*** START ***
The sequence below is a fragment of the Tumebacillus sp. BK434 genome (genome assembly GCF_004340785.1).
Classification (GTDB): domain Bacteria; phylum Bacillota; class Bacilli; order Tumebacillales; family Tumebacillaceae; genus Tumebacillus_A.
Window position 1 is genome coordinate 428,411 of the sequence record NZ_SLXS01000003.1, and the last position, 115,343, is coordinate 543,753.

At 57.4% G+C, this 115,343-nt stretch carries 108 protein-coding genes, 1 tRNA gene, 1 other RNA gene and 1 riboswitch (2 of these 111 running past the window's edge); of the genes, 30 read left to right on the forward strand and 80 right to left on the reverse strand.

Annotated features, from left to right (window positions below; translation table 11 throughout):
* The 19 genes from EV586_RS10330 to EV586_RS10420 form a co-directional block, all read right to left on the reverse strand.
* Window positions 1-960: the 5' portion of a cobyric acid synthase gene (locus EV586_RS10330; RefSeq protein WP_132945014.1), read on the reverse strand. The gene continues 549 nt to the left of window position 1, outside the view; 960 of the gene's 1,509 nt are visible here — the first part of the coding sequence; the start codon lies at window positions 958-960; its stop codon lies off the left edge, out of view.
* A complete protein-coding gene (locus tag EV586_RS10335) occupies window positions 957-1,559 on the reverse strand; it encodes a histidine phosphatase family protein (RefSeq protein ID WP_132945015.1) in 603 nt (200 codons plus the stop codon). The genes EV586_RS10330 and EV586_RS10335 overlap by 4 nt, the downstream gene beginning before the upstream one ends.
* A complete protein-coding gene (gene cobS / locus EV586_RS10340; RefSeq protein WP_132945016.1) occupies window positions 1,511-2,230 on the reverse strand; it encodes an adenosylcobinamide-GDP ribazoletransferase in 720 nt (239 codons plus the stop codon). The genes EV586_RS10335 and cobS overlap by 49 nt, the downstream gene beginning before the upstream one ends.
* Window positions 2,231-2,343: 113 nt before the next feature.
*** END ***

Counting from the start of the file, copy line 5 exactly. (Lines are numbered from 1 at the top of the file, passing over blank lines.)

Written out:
Annotated features, from left to right (window positions below; translation table 11 throughout):